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Does the new COVID-19 mutation spread more easily in children?

Health officials continue to investigate the new coronavirus mutation, which has shown hints of spreading among children

Workers wearing protective gears disinfect chairs as a precaution against the coronavirus at the arrival hall of the Incheon International Airport in Incheon, South Korea, Monday, Dec. 28, 2020.
Workers wearing protective gears disinfect chairs as a precaution against the coronavirus at the arrival hall of the Incheon International Airport in Incheon, South Korea, on Monday, Dec. 28, 2020.
Kim Sun-woong, Newsis via Associated Press

Scientists have begun investigating whether the new variant of the novel coronavirus can spread more easily among children, BBC News reports.

What’s going on?

The British government’s New and Emerging Respiratory Virus Threats advisory group (Nervtag) recently suggested that the new COVID-19 variant could spread easier among children.

In fact, a new study from the U.K. by Imperial College said that the new COVID-19 mutation spreads faster and affects younger people.

  • An examination of the virus showed “that the Variant of Concern (VOC) has higher transmissibility than non-VOC lineages, even if the VOC has a different latent period or generation time. Available SGTF data indicate a shift in the age composition of reported cases, with a larger share of under 20-year-olds among reported VOC than non-VOC cases.”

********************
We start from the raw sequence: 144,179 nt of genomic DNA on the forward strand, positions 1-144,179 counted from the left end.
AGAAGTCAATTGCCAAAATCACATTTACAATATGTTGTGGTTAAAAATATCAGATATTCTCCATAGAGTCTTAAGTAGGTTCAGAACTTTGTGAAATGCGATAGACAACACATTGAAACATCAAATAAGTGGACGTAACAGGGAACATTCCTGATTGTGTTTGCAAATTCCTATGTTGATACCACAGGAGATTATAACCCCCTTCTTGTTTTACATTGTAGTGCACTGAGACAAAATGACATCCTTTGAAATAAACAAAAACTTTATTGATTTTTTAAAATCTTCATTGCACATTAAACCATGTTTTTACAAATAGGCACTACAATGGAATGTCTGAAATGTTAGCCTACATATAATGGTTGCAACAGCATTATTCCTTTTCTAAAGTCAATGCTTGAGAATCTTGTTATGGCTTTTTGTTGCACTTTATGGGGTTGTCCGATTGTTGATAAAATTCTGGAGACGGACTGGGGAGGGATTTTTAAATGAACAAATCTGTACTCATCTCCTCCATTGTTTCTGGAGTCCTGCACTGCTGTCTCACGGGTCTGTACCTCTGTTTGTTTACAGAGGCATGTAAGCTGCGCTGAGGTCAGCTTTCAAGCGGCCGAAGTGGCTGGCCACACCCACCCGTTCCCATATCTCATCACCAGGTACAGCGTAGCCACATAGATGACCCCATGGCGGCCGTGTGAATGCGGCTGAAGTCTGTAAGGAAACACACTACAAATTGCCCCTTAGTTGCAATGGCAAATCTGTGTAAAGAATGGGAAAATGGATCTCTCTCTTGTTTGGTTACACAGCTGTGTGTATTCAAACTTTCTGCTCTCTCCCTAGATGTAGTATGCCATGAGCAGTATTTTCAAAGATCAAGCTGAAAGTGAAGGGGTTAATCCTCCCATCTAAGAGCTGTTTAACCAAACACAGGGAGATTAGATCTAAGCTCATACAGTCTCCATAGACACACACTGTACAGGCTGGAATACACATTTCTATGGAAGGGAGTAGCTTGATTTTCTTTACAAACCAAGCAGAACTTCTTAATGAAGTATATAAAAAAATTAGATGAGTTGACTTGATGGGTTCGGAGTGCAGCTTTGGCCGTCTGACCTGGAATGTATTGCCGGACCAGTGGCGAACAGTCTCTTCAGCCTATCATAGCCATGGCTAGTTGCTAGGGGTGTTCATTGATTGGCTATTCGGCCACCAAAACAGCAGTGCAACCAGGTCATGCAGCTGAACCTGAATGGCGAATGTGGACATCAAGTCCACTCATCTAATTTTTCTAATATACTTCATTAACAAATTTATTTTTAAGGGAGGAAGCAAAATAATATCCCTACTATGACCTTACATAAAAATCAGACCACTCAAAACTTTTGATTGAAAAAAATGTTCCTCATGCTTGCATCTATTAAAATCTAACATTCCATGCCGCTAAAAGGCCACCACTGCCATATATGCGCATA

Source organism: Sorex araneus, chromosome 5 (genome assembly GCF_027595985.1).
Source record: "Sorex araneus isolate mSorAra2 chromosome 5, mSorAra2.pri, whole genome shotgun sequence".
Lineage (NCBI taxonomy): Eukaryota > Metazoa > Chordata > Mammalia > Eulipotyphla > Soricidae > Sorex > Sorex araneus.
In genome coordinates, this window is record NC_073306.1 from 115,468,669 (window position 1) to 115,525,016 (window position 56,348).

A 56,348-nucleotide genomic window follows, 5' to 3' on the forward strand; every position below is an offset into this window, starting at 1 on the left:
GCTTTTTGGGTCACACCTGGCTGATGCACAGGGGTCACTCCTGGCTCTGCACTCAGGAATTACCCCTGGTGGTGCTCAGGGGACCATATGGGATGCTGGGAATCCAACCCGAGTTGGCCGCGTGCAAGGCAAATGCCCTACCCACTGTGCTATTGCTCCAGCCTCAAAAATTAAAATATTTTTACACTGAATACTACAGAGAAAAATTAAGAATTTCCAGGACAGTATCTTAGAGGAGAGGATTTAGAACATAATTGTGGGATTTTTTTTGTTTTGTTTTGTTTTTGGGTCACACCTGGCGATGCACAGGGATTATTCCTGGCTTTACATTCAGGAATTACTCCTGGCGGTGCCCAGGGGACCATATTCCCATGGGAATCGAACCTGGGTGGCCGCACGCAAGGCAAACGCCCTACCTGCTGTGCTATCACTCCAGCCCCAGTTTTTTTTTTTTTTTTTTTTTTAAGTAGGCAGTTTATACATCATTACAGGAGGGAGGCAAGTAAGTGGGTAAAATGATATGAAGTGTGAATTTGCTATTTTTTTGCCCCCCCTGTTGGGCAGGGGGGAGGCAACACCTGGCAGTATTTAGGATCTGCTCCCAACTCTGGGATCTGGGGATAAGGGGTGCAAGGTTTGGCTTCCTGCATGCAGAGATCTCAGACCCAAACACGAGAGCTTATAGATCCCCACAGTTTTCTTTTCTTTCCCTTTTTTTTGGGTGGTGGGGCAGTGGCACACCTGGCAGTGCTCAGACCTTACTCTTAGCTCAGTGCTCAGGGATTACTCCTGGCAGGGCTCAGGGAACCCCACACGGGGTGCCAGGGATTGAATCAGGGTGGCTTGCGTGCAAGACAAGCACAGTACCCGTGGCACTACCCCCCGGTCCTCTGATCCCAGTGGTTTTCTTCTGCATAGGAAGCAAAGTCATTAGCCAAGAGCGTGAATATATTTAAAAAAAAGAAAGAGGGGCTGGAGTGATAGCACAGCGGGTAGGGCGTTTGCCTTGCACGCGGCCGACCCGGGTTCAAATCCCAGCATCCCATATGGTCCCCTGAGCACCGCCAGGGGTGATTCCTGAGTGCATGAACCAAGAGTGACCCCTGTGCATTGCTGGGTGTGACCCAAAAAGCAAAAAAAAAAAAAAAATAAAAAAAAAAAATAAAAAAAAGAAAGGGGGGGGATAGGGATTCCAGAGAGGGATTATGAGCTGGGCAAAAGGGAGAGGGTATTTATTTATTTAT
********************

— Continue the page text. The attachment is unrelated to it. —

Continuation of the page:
The research continues:

Professor Wendy Barclay, from Nervtag and Imperial College London, told BBC News that the new COVID-19 mutation could put children on a ”more level playing field” with adults as far as the virus spreading. But more research needs to be done.

  • “Therefore children are equally susceptible, perhaps, to this virus as adults, and therefore given their mixing patterns, you would expect to see more children being infected.”

Neil Ferguson from the MRC Centre for Global Infectious Disease Analysis, who also sits on Nervtag, told BBC News that there are “hints that it has a higher propensity to infect children.”

  • “If it were true, then this might explain a significant proportion, maybe even the majority, of the transmission increase seen,” he added.

Scientists who work with the COG-UK, the Covid-19 Genomics UK Consortium, said they haven’t seen any evidence yet that the new mutation spreads easier among children.